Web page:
Myths and beliefs about natural disasters and the efficacy of international relief efforts
Natural disasters and conflicts are the focal point for humanitarian action. These events, which often receive extensive media coverage, are frequently misrepresented in terms of their effects, causes and the ability of international relief workers to aid the victims. This collection of studies attempts to deconstruct these myths.
On 12 January 2010, a high-magnitude earthquake caused numerous buildings in the city of Port au Prince in Haiti to collapse. Tens of thousands of people were killed or injured by falling blocks of concrete. The aftershocks from the earthquake, the predictions made by some seismologists and public rumours prompted fears of a repeat of the disaster. Houses, schools, churches, hospitals and business premises – all the places that had housed the capital’s residents and their main activities – had become lethal traps and a permanent threat.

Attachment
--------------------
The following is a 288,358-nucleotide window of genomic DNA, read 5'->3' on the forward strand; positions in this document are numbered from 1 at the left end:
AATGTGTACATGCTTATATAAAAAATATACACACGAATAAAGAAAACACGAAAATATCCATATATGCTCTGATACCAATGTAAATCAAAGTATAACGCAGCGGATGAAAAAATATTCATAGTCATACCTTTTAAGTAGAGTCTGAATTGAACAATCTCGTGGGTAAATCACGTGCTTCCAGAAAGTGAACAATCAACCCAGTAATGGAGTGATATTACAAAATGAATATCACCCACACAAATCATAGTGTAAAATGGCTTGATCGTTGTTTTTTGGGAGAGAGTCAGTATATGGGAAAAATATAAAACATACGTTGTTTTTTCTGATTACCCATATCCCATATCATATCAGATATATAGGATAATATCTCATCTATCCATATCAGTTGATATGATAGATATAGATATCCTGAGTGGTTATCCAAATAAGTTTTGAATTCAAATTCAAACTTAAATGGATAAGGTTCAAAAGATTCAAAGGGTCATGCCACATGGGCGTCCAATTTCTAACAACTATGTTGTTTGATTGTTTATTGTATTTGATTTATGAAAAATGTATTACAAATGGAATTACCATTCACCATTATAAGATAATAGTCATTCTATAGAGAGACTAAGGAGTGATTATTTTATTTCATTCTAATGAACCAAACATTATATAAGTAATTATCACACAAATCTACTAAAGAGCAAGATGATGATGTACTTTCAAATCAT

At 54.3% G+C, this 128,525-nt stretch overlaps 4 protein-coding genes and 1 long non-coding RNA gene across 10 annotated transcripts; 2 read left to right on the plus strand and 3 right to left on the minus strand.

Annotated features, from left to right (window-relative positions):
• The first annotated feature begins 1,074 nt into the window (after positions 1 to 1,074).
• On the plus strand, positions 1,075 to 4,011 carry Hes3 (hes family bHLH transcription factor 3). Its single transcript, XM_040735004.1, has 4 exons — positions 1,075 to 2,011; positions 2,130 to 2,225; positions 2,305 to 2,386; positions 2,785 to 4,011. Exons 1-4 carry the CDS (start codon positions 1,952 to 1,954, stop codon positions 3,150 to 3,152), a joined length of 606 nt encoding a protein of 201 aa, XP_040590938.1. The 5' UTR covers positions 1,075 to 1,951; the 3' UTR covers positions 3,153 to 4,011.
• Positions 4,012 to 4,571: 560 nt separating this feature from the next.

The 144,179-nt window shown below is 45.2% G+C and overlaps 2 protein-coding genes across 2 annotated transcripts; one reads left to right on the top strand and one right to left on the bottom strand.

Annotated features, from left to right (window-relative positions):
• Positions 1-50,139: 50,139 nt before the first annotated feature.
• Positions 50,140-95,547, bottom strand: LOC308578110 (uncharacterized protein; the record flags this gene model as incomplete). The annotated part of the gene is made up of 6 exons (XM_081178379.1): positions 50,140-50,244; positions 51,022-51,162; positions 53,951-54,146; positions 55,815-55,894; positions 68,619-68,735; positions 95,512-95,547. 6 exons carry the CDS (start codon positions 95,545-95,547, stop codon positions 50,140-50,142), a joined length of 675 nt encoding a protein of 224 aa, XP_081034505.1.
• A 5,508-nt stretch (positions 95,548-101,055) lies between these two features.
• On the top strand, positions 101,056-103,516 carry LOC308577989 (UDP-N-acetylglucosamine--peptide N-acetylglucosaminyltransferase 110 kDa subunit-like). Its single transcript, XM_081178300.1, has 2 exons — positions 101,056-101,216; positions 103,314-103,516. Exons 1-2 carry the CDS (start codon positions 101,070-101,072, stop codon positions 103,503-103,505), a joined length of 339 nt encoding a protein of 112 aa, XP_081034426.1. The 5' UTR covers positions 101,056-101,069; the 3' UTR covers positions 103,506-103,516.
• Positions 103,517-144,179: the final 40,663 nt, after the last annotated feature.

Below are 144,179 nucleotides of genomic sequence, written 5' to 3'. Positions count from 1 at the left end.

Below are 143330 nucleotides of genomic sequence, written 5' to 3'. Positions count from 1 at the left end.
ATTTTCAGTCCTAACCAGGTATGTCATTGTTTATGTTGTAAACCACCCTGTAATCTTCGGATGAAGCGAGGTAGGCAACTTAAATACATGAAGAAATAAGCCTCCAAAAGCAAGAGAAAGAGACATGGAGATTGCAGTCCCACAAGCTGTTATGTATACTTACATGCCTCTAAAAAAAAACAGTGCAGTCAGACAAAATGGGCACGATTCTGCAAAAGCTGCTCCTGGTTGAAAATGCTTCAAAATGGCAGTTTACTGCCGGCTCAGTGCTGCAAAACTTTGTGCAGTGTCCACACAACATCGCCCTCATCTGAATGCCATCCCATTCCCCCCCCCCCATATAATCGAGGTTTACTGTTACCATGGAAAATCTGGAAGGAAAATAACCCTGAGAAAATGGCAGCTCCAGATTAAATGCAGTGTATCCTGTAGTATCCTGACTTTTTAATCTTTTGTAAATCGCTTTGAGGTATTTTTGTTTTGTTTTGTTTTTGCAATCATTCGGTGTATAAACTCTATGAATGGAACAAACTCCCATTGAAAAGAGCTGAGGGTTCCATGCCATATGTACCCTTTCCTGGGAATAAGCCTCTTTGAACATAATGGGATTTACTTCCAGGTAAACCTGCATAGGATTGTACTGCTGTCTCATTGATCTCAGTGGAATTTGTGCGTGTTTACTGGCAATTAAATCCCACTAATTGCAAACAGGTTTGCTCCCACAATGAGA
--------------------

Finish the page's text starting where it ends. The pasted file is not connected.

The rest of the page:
In the context of emergency appeals in the Horn of Africa, Rony Brauman recalls the contemporary definition of a famine. While recognising the progress made in major crisis response mechanisms, he questions the alarmist attitude of the UN.
Rony Brauman reviews the myths and mechanisms governing the deployment of international aid following the Southeast Asian tsunami in December 2004.
Fabrice Weissman highlights the political factors at work behind the threat of famine - which, though very real, cannot be fully explained by natural causes - and casts a critical eye on the relief system, as well.